H. P. Lovecraft, once a struggling writer of pulp fiction with little hope of being taken seriously by academics and literary critics, is now considered one of the most influential figures in twentieth-century fantastic literature. One might wonder what a reclusive atheist with an obsessive interest in American colonial architecture who spent most of his life attacking the assumptions of organized religion could have in common with C. S. Lewis, the defender of Christianity and the author of one of the most beloved children’s classics of all time, The Chronicles of Narnia. If Lovecraft is often credited for popularizing the peculiar subgenre of “cosmic horror,” in which humanity is depicted as the victim of an indifferent and frequently hostile universe peopled by a bizarre array of “elder gods” and monstrous abominations, Lewis is arguably the champion of its opposite, what one might call “cosmic redemption.” Yet, the connections and mutual interests shared by these two writers are surprising. Each is, in his way, a powerful voice for powerful, but different, imaginative worldviews.

"Two Different Lewises in a Barfield Poem" - Stephen Thorson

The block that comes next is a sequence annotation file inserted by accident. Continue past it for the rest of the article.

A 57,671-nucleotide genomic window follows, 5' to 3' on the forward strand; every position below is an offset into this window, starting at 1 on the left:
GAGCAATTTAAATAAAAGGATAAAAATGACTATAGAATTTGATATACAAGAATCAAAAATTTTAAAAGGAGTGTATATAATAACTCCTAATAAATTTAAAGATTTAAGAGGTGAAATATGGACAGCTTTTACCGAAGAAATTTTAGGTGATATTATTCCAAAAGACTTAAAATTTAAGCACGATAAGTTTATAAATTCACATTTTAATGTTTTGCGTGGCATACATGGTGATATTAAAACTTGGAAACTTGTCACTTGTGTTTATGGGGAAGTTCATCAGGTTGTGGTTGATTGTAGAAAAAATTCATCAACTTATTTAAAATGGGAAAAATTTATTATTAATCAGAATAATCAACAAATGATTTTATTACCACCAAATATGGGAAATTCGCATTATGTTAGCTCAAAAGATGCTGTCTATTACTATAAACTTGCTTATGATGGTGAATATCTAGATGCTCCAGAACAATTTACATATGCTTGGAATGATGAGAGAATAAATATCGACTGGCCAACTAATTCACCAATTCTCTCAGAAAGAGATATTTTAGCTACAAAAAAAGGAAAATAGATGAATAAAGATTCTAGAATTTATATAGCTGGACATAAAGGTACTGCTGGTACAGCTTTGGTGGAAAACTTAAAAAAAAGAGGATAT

“Around 1950,” Owen Barfield wrote a seven canto narrative poem (still unpublished), called “Mother of Pegasus” or “Riders on Pegasus” in order to “loosely and archtypically” depict the two different Lewises he had increasingly recognized “after 1935.” Apparently, Barfield wanted to work out his puzzlement over his friend, and to warn Lewis that he should avoid the fate of Bellerophon (slayer of Chimaera on Pegasus), and embrace the fate of Perseus (slayer of Medussa, who later ascended to the heavens on Pegasus). Pegasus represents the high view of Imagination (with a capital “I”) that Barfield and Lewis shared during their 1920’s “Great War.” Bellerophon represents the Lewis who rejected that high “spiritual” view of Imagination and Perseus represents the Lewis who could re-accept that high view if he allowed his “creative Eros” or Feeling (represented by his bride, Andromeda) to temper his rational Thinking.